Have you ever wondered what the environmental footprint of your IoT (Internet of Things) solution is? Significant investments are being made by the lodging industry into IoT for the purpose of enhancing the guest experience, improving staff efficiency and for reducing the energy consumption of buildings. But besides the functional objectives of your IoT initiative, how can one understand the environmental footprint of these systems and how can one compare these footprints as part of a competitive IoT evaluation? Are there greener IoT systems than others?
This brief article attempts to provide some thought-provoking insights into this topic.
Over its entire life cycle, an IoT device has a much wider impact on the environmental footprint than its non-IoT device variants. Compare for example a connected light switch with a traditional electro-mechanical light switch. The latter is manufactured with mostly plastics and a few metal parts and the device typically last for upwards of 20 years. Its IoT variant however has a significant amount of electronics that is driven by software and the life expectancy of this device is typically much lower. Often, the electronics contain rare earth materials that can be problematic during the mining process and that are difficult to recycle. Further, an IoT device continuously requires power to operate. Power to operate the device itself, power to operate the associated network equipment, both inside and outside the building. And power to store and make available the massive amount of data that the device sends towards the file servers and that is the basis for data analytics and user-facing applications.
While IoT devices are more complex and have more failure points, the real reason that IoT devices today have a much shorter lifespan is rooted in their software. Inabilities of upgrading the cyber security implementation, or a protocol version that is no longer relevant for a system integration can render a device obsolete overnight. This has the unfortunate consequence that otherwise perfectly good working hardware is discarded to the landfill prematurely. This degrades the environmental footprint of the device.
To improve the environmental footprint for an IoT solution, one can look at the above aspects and engage with the device vendors. Set a goal of how long you expect your IoT solution to be operational and challenge the IoT vendor to meet your expectations. Evaluate the warranty and support duration and the ability to upgrade the software after deployment. Set goals of how you expect the products to be refurbished and recycled as they fail or when they reach the end of their useful life. Review the energy consumption of the total IoT system for the entire expected operational life.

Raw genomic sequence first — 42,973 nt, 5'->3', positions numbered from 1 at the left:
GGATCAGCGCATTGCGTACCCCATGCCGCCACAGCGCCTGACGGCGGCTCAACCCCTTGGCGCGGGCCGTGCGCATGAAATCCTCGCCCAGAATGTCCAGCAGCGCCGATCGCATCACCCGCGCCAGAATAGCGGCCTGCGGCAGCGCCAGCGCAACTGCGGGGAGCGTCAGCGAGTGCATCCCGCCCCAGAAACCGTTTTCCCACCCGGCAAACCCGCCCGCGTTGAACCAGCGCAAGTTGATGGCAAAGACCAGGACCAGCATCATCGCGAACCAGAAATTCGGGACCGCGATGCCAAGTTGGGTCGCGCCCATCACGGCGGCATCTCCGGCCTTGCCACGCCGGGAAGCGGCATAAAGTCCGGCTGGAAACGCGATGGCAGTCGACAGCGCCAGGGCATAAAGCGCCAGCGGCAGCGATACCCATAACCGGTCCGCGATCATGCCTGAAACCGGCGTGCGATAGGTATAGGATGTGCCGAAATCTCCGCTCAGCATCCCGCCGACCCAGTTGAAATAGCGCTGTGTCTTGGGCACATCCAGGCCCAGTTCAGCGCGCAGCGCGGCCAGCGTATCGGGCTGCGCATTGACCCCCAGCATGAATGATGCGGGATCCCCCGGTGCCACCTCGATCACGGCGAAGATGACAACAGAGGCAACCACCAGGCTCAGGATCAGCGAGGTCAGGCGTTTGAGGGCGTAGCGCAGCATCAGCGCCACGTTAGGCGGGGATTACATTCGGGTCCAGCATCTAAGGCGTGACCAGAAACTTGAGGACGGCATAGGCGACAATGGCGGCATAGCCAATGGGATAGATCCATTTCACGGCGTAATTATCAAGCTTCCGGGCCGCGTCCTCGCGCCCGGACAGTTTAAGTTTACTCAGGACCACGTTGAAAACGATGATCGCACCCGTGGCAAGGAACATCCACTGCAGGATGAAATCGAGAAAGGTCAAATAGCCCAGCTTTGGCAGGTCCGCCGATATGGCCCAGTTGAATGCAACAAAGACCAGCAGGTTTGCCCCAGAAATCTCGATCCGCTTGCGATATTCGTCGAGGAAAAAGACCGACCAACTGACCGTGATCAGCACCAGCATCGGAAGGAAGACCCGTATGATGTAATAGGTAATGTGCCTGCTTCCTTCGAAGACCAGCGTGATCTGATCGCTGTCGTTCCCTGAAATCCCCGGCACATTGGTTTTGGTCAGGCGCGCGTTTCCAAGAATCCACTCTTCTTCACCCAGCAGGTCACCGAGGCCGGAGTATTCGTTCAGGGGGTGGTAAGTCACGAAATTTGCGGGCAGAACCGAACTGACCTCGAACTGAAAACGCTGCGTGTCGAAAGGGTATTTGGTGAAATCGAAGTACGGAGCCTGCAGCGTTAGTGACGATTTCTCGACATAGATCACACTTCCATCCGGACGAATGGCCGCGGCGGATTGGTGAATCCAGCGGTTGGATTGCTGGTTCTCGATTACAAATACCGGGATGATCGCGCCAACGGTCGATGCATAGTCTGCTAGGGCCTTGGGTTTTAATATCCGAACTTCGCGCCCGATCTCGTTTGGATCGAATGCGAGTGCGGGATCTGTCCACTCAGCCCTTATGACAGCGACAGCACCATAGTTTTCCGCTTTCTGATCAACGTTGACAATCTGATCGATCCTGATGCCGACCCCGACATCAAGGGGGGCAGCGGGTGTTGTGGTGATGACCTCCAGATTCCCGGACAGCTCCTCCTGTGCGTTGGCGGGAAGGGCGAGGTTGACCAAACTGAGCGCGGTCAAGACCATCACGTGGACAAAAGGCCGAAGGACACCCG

The Impact of Multiple Protocols
Further, a considerable impact on IoT life expectancy is the system architecture of the selected IoT solution. For example, some devices support multiple communication protocols, such as WiFi, ZigBee, Bluetooth and so on. While supporting multiple protocols by itself can improve the device’s usability, the moment multiple protocols are used in a mission critical fashion during a deployment, only one of these protocols needs to become obsolete to render the entire device as obsolete.
Another key aspect governed by the system architecture is the reliance on the selected gateway. The gateway provides connectivity services for an IoT device towards the internet and often performs the orchestration of multiple devices into an application. Should a gateway fail to provide a forward path for maintenance, upgrades or integration, replacing the gateway often forces the upgrade of most if not all attached IoT devices. Such forklift upgrades again significantly degrade the environmental footprint of an IoT solution.
To reduce the risk of obsolescence caused by system architecture, IoT systems benefit if they support long-lived technologies. For example, devices that support internet protocols, such as IPv4 and IPv6, have a much better chance to stand the test of time. IP protocols last for decades and are well understood. Application integration can now be performed at the gateway, at the edge or in the cloud. This greatly lessens the risk of a sudden obsoleteness of an IoT device.
IP protocols do not necessarily have to mean WiFi or Ethernet. IP protocols are largely independent of the physical layer and can also operate over existing low-power network technology, such as ZigBee or Bluetooth. On that front, Amazon, Google and Apple have created an alliance that attempts to create a standard for IP connectivity named CHIP (Connected Home over IP). This standard is expected to become available towards 2021. There are also efforts on the way to create a low-power WiFi standard that would yet provide another means to make IoT devices truly IP capable.
It is in the interest of the IoT buyer and our shared global environment to overcome the mentality of “designed for obsolescence“ and rather strive for IoT devices that have the best possible environmental footprint.
Philipp Roosli is the CTO of AuVerte AG, a Swiss company that specializes in hotel guestroom automation and energy management. Philipp is responsible for the system architecture, product development and manufacturing activities at AuVerte. Philipp holds a MS in Telecommunication from NJIT, as well as a BS in computer science from FHNW Switzerland and lives in Connecticut and in Southern France.